On the opposite end of the spectrum from stigma is the glamorization of addictions and disorders. This is a rarely talked about phenomenon because it seems so contradictory. Most people would reason that there is surely nothing about mental disorders or addictions that is glamorous, but some portrayals of these conditions would suggest otherwise. Hollywood and other sources of popular media have found ways of portraying disorders and addiction in a good connotation, such as normalizing them or even romanticizing them; a trend that should be reversed if these issues are going to be represented accurately.
There are many instances in the media and in popular culture when mental disorders and addictions are portrayed as the new standard of normal. We have all been through rough parts of town and observed groups of people who are clearly living lives governed by their addiction and disorders. What we don’t realize is that these people make up large communities that foster the belief that their way of life is normal and common. Their sense of healthy living has been fictionalized. Much of this mindset can be attributed to portrayals of addiction and disorder in the media. Many characters and archetypes of addiction and disorder in popular media treat these conditions very casually and over represent their commonality and acceptability.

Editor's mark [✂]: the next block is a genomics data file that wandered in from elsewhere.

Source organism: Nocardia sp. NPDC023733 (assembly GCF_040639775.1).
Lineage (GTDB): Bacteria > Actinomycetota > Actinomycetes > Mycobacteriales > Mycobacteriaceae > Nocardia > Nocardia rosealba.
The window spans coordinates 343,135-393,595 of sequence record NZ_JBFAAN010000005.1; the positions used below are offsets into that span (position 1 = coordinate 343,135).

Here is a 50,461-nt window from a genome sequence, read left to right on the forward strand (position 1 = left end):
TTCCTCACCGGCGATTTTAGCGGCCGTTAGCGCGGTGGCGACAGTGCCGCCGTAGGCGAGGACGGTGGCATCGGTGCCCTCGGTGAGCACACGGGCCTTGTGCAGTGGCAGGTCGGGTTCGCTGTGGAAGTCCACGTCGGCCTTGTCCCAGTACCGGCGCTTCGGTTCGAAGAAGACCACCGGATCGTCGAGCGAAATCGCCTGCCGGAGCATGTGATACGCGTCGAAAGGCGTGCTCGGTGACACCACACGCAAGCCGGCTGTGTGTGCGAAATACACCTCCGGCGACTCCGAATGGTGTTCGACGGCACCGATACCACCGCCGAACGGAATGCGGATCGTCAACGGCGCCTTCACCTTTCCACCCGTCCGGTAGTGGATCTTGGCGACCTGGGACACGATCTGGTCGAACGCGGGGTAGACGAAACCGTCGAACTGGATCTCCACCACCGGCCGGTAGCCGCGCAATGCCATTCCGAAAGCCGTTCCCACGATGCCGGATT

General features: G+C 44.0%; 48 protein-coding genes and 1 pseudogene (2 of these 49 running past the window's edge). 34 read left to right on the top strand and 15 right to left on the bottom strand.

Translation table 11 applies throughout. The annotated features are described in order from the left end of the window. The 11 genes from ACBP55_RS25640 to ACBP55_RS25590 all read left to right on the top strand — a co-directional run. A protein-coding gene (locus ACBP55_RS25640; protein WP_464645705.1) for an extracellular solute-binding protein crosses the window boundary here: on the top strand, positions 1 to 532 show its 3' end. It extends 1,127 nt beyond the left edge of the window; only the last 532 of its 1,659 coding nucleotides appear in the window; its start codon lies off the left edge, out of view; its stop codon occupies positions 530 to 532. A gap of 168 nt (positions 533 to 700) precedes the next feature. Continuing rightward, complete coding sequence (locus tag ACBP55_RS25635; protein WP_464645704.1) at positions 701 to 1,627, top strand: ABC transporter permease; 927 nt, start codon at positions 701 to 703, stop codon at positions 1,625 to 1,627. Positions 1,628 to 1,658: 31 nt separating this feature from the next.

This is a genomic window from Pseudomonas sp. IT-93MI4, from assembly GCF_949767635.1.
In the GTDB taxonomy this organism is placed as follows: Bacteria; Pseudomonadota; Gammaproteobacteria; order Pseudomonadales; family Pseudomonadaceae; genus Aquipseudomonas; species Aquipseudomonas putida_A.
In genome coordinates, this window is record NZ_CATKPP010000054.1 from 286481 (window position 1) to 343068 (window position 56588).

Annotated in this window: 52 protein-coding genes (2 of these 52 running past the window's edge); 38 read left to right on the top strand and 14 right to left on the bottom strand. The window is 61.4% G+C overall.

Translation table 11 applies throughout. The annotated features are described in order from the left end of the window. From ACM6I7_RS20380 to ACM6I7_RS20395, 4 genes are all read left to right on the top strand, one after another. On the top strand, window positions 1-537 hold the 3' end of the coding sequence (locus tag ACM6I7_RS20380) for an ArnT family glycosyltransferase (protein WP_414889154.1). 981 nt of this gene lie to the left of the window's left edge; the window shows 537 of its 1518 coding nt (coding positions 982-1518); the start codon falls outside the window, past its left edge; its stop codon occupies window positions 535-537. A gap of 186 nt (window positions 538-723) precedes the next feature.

Many media portrayals and celebrity lifestyles even romanticize addictions and disorders. Often, characters in films or personas in music make copious amounts of substance abuse and pleasure activities seem cool, mysterious and rewarding. Protagonists in films are frequently characters who struggle with some type of mental disorder and the choices they make under the influences of their disorder may be glorified or justified. In the sixties, there were many young actors and musicians who checked themselves into mental health treatment facilities because it was the “in thing” to be unstable, pensive and brooding.
All of these portrayals are unfortunate and unhealthy. We need to embrace disorders and addictions for what they are: something that makes a person’s life harder, and something that person should work to recover from, with support. The best thing we can do as a society for addictions and disorders is truly understand how they work through education and literacy.